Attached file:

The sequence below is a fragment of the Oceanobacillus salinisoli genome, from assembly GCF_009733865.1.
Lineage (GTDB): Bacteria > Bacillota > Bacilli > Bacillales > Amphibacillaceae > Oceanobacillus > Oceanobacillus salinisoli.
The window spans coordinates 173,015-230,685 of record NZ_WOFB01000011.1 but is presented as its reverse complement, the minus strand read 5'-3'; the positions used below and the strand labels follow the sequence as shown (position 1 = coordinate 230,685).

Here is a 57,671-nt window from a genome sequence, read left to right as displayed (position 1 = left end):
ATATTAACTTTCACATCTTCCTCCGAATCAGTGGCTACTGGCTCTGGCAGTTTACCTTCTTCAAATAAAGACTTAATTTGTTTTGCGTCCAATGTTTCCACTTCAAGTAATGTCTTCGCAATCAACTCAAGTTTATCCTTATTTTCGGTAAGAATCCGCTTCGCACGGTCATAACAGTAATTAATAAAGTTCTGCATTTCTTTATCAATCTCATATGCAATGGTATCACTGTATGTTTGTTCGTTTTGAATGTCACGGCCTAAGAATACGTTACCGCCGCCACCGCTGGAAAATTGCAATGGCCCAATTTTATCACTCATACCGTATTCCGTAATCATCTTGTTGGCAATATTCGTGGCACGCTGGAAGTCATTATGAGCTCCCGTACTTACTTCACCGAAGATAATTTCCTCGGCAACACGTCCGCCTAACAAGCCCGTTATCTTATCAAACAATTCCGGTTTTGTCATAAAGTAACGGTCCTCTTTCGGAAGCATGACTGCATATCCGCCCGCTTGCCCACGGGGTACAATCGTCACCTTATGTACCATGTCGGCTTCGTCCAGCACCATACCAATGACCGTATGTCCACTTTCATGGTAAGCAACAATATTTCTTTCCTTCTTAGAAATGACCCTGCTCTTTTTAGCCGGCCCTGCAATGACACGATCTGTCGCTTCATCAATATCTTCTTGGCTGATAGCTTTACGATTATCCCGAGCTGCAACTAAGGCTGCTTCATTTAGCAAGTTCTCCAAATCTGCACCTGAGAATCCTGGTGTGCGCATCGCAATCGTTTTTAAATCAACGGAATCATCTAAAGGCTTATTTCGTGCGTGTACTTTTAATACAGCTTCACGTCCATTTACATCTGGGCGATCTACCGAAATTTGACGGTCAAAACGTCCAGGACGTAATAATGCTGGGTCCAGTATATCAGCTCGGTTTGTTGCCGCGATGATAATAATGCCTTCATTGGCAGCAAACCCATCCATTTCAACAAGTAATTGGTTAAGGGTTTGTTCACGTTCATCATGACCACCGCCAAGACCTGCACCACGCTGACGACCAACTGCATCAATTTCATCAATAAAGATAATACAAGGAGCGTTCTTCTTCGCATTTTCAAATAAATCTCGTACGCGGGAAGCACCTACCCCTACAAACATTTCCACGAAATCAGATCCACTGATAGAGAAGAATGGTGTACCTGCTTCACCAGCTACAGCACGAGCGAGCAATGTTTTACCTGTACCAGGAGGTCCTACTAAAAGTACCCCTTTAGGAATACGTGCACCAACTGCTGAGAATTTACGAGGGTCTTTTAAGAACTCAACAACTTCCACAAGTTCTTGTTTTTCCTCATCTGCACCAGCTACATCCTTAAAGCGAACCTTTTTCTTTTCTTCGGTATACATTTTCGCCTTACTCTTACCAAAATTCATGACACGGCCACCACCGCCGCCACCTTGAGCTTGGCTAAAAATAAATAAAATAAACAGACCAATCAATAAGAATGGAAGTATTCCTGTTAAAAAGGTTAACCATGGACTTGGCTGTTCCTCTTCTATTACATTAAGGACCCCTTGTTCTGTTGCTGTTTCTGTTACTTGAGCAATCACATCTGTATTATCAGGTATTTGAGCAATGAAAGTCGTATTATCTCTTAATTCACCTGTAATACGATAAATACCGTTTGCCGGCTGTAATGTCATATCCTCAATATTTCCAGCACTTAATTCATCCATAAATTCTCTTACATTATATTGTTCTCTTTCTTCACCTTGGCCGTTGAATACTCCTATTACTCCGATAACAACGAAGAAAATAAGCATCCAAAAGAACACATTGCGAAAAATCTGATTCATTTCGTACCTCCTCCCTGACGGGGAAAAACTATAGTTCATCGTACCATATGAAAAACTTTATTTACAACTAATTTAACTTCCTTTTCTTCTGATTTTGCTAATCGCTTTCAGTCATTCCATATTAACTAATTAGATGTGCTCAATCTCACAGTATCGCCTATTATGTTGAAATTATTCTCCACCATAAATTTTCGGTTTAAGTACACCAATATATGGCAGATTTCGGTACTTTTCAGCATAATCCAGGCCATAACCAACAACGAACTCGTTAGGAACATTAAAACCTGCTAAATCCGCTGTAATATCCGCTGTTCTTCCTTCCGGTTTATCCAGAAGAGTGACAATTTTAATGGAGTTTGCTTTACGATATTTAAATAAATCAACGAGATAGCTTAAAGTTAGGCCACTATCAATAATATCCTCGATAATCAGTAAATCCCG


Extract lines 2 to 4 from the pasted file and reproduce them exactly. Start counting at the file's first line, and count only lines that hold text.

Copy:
Lineage (GTDB): Bacteria > Bacillota > Bacilli > Bacillales > Amphibacillaceae > Oceanobacillus > Oceanobacillus salinisoli.
The window spans coordinates 173,015-230,685 of record NZ_WOFB01000011.1 but is presented as its reverse complement, the minus strand read 5'-3'; the positions used below and the strand labels follow the sequence as shown (position 1 = coordinate 230,685).

Here is a 57,671-nt window from a genome sequence, read left to right as displayed (position 1 = left end):